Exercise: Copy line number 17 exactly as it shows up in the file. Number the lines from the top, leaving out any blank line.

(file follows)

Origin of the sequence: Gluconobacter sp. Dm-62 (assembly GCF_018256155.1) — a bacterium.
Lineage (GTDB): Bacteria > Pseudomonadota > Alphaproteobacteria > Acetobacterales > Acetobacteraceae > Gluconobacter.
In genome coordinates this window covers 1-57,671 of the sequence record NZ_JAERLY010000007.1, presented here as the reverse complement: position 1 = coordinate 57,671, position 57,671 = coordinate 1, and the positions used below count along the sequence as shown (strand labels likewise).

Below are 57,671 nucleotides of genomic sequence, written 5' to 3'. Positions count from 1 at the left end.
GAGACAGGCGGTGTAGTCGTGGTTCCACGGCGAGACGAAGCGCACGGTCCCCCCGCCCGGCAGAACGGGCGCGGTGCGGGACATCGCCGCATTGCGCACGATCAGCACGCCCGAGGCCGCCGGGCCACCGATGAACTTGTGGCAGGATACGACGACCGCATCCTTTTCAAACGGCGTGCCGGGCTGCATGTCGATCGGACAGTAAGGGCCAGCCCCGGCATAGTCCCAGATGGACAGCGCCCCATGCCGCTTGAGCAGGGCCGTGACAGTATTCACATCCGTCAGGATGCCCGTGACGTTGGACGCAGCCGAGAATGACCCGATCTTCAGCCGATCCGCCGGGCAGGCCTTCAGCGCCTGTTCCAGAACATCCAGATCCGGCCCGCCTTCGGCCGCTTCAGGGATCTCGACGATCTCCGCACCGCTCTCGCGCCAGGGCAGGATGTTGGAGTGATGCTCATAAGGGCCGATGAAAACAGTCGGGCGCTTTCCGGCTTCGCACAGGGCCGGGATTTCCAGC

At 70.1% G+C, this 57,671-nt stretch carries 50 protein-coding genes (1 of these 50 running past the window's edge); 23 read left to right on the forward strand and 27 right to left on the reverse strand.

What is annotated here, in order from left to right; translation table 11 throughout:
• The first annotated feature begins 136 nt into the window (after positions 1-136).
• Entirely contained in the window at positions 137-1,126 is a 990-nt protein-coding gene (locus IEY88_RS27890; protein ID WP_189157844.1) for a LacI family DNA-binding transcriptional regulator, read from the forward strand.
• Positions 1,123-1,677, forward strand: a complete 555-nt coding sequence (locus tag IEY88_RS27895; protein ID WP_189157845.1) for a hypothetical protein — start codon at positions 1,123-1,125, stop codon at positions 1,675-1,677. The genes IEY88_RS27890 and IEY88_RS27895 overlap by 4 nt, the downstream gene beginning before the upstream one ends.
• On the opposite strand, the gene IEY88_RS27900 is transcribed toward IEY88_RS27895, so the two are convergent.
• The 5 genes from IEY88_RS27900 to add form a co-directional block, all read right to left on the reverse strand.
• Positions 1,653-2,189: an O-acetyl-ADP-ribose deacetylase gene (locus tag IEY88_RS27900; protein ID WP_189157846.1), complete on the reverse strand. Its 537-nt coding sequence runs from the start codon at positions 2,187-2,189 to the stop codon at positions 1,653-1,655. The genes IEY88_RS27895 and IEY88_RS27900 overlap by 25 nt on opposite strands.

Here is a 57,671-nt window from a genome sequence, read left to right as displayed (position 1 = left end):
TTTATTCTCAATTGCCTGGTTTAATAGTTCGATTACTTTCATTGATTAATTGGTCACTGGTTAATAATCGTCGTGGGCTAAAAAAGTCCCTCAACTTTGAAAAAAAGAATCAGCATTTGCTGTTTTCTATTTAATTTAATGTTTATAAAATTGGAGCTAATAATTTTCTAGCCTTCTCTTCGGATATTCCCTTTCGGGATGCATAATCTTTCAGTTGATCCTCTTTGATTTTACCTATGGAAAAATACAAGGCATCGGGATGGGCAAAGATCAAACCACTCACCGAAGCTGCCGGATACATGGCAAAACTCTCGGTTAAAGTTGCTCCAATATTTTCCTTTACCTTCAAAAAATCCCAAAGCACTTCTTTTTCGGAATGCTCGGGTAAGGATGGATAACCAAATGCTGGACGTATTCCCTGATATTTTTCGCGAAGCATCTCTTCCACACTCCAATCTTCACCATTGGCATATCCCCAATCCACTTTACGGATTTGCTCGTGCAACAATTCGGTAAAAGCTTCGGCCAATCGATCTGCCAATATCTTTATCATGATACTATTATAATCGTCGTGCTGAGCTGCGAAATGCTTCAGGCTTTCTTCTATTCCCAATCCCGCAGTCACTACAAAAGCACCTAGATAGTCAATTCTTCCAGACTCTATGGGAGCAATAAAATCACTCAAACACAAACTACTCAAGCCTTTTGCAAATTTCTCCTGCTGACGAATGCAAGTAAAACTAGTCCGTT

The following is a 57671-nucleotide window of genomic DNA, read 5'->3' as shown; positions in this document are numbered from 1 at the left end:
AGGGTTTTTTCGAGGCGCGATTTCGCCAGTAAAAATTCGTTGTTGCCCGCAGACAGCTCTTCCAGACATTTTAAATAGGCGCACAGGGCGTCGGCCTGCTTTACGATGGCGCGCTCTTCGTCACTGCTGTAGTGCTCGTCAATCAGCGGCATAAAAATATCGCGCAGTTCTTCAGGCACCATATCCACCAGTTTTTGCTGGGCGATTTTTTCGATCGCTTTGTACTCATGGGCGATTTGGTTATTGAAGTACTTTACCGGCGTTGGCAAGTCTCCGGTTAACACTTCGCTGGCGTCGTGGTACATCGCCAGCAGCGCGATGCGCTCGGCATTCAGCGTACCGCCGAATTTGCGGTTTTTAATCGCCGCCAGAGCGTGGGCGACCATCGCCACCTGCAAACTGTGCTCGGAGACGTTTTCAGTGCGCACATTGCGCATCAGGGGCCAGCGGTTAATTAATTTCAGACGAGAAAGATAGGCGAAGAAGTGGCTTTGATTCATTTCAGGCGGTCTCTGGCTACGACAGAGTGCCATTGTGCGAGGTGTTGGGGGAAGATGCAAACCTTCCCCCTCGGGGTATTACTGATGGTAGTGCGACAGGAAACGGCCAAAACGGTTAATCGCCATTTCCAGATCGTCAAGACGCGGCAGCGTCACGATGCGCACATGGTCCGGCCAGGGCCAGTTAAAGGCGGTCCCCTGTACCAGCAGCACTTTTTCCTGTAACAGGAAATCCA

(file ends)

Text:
AGGGTTTTTTCGAGGCGCGATTTCGCCAGTAAAAATTCGTTGTTGCCCGCAGACAGCTCTTCCAGACATTTTAAATAGGCGCACAGGGCGTCGGCCTGCTTTACGATGGCGCGCTCTTCGTCACTGCTGTAGTGCTCGTCAATCAGCGGCATAAAAATATCGCGCAGTTCTTCAGGCACCATATCCACCAGTTTTTGCTGGGCGATTTTTTCGATCGCTTTGTACTCATGGGCGATTTGGTTATTGAAGTACTTTACCGGCGTTGGCAAGTCTCCGGTTAACACTTCGCTGGCGTCGTGGTACATCGCCAGCAGCGCGATGCGCTCGGCATTCAGCGTACCGCCGAATTTGCGGTTTTTAATCGCCGCCAGAGCGTGGGCGACCATCGCCACCTGCAAACTGTGCTCGGAGACGTTTTCAGTGCGCACATTGCGCATCAGGGGCCAGCGGTTAATTAATTTCAGACGAGAAAGATAGGCGAAGAAGTGGCTTTGATTCATTTCAGGCGGTCTCTGGCTACGACAGAGTGCCATTGTGCGAGGTGTTGGGGGAAGATGCAAACCTTCCCCCTCGGGGTATTACTGATGGTAGTGCGACAGGAAACGGCCAAAACGGTTAATCGCCATTTCCAGATCGTCAAGACGCGGCAGCGTCACGATGCGCACATGGTCCGGCCAGGGCCAGTTAAAGGCGGTCCCCTGTACCAGCAGCACTTTTTCCTGTAACAGGAAATCCA